One Year In, Adityanath Has Struggled to Articulate an Economic Vision for Uttar Pradesh

The state government is yet to unveil a strategy to address issues such as infrastructural bottlenecks, chronic power shortages, broken healthcare and education systems, and unemployment.

Economic policy-making in Bharatiya Janata Party (BJP)-ruled Uttar Pradesh is getting short shrift. The Adityanath government is about to complete one year in office. However, perhaps as a result of his disproportionate preoccupation with law and order issues, the state government is yet to unveil a strategy to address issues plaguing Uttar Pradesh such as infrastructural bottlenecks, chronic power shortages, broken healthcare and education systems, and unemployment.

Nor has the Adityanath government outlined a solid roadmap to bring down the state’s high debt, which stands at a staggering nearly 30% of state GDP.

The state went to town recently while hosting an investors’ summit in Lucknow. Investment commitments worth Rs 4.28 lakh crore were made by investors who attended the summit. But given the dismal track record of such pledges translating into investment elsewhere, it is difficult to say if the summit will bear fruit. Media reports have already noted how one investment proposal worth Rs 90,000 crore was an apparent hoax, while the Adityanath government is currently carrying out a debt profile check of companies that promised investments to check their seriousness.

In the budget 2018-19, the state government has allocated Rs 27,5750 crore for the energy sector. However, out of the proposed allocation, nearly 62% will go towards meeting interest and subsidy liabilities. Only 38% will be available for capital expenditure. As The Wire has reported, his government’s farm loan waiver – which in turn suffered from serious flaws – has crimped capital expenditure for police services, public construction and, ironically, various agriculture-associated sectors.

The latest UP budget has not envisaged any big project in the power sector despite the state continuing to face electricity shortages. Uttar Pradesh’s erratic power supply is unlikely to attract investors.

The state budget has allocated Rs 17,615.29 crore – 22% more than the previous year – to construct new roads and improve connectivity. However, fund allocation alone may not help expedite the implementation of road projects in the state, many of which are stuck due to problems of land acquisition and other issues.

The state has hiked allocation for education by nearly 11% to Rs 63,213 crore.

Of this, Rs 50,142 crore has to be spent on primary education, Rs 9,387 crore on secondary education and the balance Rs 2,656 crore on higher education. However, if past experience is anything to go by, a hike in fund allocation alone cannot improve the quality of primary education in the state.

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For example, state expenditure on primary education increased by 47% between 2011 and 2015, according to the state government’s Economic Survey 2014-15. In 2014-15, Uttar Pradesh spent Rs 13,102 per elementary school student, including both primary school students (grade I to V) and upper primary school students (grade VI to VIII), a figure that is higher than the all-India spending of Rs 11,252 per student. But learning and transition levels remain among the lowest in the country.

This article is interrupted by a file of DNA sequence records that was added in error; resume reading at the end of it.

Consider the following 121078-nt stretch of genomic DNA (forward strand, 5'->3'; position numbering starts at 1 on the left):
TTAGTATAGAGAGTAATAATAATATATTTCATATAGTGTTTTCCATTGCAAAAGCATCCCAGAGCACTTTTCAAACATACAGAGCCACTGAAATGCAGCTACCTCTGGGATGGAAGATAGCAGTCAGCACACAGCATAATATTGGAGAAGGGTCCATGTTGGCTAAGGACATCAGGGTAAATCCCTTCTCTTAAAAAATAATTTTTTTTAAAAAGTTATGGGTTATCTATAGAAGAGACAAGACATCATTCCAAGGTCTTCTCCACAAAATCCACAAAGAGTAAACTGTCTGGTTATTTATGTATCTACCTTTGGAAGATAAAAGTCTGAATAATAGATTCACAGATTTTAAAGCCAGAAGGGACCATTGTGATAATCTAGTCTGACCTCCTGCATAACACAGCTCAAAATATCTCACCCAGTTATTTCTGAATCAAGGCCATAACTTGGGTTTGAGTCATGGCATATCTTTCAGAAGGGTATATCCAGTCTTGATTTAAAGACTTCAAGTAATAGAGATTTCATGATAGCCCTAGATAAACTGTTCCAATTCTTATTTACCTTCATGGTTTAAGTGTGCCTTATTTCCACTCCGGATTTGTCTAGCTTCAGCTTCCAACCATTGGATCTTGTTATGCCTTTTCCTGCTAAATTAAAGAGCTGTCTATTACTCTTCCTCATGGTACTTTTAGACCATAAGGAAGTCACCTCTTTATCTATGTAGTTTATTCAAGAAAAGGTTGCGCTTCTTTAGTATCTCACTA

Anyway, there is no guarantee that allocated funds will be fully utilised. The state’s spending on education in 2017-18 is projected to fall short of the budget estimate by 8%.

Similar is the case with the state’s public healthcare system, which remains in a pathetic state because of rampant corruption. It was little surprise that Uttar Pradesh was the worst performer in the NITI Aayog’s latest health index.

The Aayog report, titled ‘Healthy States, Progressive India‘, measured the health index through various indicators like child mortality rates, sex ratios at birth, immunisation rates, proportion of people living with HIV/AIDS and notification of tuberculosis. The reference years for most indicators is 2015 or 2016 and the base years to gauge improvement are between one and three years before the reference year.

The death of 30 children in BRD Medical College of Gorakhpur in a span of two days last September, due to a reported lack of oxygen, served a grim reminder that all is not well in Uttar Pradesh’s public healthcare system.

The state is facing massive joblessness. “The national average is 5.8%; in rural areas it is 3.4% and in urban areas, 4.4%. In UP, it is 5.6% in rural areas and 6.5% in urban areas, and now it has increased to 5.8%,” labour minister Bandaru Dattatreya told parliament last April. However, the state’s latest budget showed little vision for creating jobs.

UP is a predominantly agricultural state and farming provides livelihood to a significant chunk of the rural population. But the BJP government has slashed allocation for the sector by nearly 60% in the 2018-19 budget.

The state’s tax revenues are projected to fall short of the budget estimate by 15%. Collections from stamp duty were 28% lower than the budget estimates. The state’s borrowings for 2018-19 are budgeted at 20% higher than the current fiscal.

In 2018-19, UP is expected to spend Rs 62,980 crore on servicing its debt (Rs 30,547 crore on repaying loans and Rs 32,434 crore on interest payments). This is 20.4% higher than the revised estimates of 2017-18. UP’s outstanding liabilities to GSDP ratio, which stood at 29.9% in 2016-17, are projected to stay at almost the same level till 2020-21.

UP can leverage tourism to create jobs. The state has several historical monuments, which attract tourists in hordes. However, rather than promote these monuments as destinations for tourists, the UP chief minister and other BJP leaders have targeted them through hate speech.

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